The wolves were howling when I arrived at the Wildlife Science Center (WSC) in Stacy, MN for a Wildlife Capture and Chemical Immobilization course put on by the Center for Wildlife Studies. The WSC is a 501(c)(3) nonprofit that is home to nearly 200 animals and provides educational and research opportunities for all ages, including wildlife professionals. The sound of the wolves was both beautiful and eerie and got me really excited to take part in this four-day, hands-on course after spending the last several weeks completing the online preparatory course. Now I was ready to put into practice all the hours of studying capture equipment and drugs, animal monitoring and biological sample collection, legalities, and safety.
For our first lesson, the meeting room was set up as a gun range. We practiced loading and firing multiple types of dart guns, including pistols and rifles powered with either CO2, .22 caliber blanks, or compressed air. After picking our favorite equipment, it was time to work with the animals! Over the next four days, we anesthetized mountain lions, black bears, gray wolves, and bobcats. During anesthesia, all animals received a thorough physical examination, including weights and blood collection for health monitoring, and preventative medications (such as heartworm meds for the wolves). Day one focused on mountain lions. We anesthetized two individuals using drugs loaded into a syringe in a DAN-INJECT CO2 pistol. Once the animals were safe to handle, we carried them to a workstation and began monitoring temperature, pulse, and respiration (TPR). We also practiced collecting blood from common collection sites (saphenous and cephalic veins for mountain lions). When we finished, we reversed the effects of the anesthetic and carried the animals to their enclosure to wake up. Day one was a success!
The next day, we worked with two black bears. The bears were hibernating in dens in their enclosures. Again, we used the DAN-INJECT CO2 pistol to inject anesthetics into each bear and worked with them right next to their dens. It was snowy and cold, but that’s how field research is in reality! Monitoring the bears’ TPR was very similar to the mountain lions, but our expectations for normal were adjusted because of hibernation. When animals hibernate, their body temperatures and heart rates decrease naturally. It is normal for hibernating bears to have temperatures in the low 90s Fahrenheit during anesthesia (in summer they would be closer to 99°F). We practiced collecting blood from the femoral and cephalic veins as well as the tongue veins which may be needed in emergencies. Then the anesthetics were reversed, and the bears were returned to their dens to finish hibernating.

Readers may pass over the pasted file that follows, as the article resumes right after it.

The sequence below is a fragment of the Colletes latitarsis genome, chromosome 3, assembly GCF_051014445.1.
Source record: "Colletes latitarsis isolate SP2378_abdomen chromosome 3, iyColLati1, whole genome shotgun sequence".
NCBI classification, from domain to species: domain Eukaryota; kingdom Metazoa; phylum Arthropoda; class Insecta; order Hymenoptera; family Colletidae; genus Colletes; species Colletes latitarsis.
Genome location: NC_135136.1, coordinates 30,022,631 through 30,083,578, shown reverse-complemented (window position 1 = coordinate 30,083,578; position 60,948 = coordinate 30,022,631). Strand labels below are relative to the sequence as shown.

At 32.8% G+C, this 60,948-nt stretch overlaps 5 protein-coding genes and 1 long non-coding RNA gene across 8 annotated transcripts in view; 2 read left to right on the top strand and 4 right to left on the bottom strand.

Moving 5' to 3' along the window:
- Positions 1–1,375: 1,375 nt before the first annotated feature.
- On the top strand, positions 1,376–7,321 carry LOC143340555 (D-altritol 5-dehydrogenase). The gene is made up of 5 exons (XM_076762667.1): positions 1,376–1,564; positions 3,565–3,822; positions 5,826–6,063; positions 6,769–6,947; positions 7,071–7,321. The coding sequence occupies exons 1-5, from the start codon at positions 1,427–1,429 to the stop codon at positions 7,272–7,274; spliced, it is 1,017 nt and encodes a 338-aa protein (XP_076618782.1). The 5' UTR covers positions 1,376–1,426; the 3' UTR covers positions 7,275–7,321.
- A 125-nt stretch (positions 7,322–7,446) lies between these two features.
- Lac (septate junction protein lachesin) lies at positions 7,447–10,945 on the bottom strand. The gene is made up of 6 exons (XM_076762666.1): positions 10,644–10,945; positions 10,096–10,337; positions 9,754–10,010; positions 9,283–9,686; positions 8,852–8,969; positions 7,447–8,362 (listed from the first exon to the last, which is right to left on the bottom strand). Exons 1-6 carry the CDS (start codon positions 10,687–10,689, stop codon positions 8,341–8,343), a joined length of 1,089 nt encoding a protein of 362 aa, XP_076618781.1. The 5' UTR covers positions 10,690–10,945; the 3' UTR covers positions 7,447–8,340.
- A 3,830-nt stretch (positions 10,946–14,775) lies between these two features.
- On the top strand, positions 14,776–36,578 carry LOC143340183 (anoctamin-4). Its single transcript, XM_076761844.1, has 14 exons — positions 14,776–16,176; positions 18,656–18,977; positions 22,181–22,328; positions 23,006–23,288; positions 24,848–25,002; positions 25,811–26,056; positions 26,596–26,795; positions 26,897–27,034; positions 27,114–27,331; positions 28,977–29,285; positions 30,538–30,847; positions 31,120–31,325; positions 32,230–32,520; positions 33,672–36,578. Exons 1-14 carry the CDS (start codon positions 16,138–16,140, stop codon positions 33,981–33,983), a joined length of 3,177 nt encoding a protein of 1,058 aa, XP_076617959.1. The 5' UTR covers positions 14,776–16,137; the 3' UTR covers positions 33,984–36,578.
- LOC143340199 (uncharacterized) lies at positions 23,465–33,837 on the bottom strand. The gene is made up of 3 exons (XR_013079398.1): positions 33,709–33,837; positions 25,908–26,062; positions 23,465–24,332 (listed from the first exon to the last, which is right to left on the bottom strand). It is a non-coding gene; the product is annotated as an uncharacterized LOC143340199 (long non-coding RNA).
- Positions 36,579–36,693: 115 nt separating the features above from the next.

Day three was all about wolves. The WSC was originally founded as a wolf research center after a federally funded gray wolf research lab ended. The majority of the animals on the property are gray wolves, and the WSC participates in the Species Survival Plan for both Mexican gray wolves and red wolves. In the morning, we captured three gray wolves with nets and Y-poles and hand-injected them with anesthetics. We carried them inside and monitored their TPR while practicing drawing blood. Like in domestic dogs, the preferred site for blood collection in a wolf is the cephalic or saphenous vein. After we finished, we reversed the anesthetics and kept the wolves in crates filled with hay for warmth until they were awake enough to regulate their own body temperatures outside in their enclosure. In the afternoon, we were back outdoors and worked with a pack of five Mexican gray wolves. We corralled them into a den in the center of their enclosure and used pole syringes to inject them with anesthetics. Then we carried them to an area set up with tarps and straw to keep them warm outdoors while they were anesthetized. We followed a similar process to the gray wolf work earlier in the day, just outside under field conditions. After examining, weighing, and drawing blood from each animal, we placed them back in their warm den to wake up.
On the last day, we worked with two bobcats. Our teams worked quickly and efficiently now that we had so much practice under our belts! As with the wolf captures, the bobcats were captured with nets and Y-poles and anesthetized with drugs delivered via pole syringes. We carried them inside to monitor TPR and collect blood. Like in the larger cat species, the saphenous and cephalic veins are the preferred sites for blood collection in bobcats. We reversed the anesthetics, and similar to the gray wolves, the bobcats were kept in a crate filled with hay until they were awake enough to regulate their own body temperatures outside in their enclosure.
My experience in the four-day capture course at the WSC was incredible. The hands-on opportunities to apply classroom learning and work with native North American species were invaluable. I look forward to applying this experience out in the field in future collaborations with wildlife biologists and researchers in New York!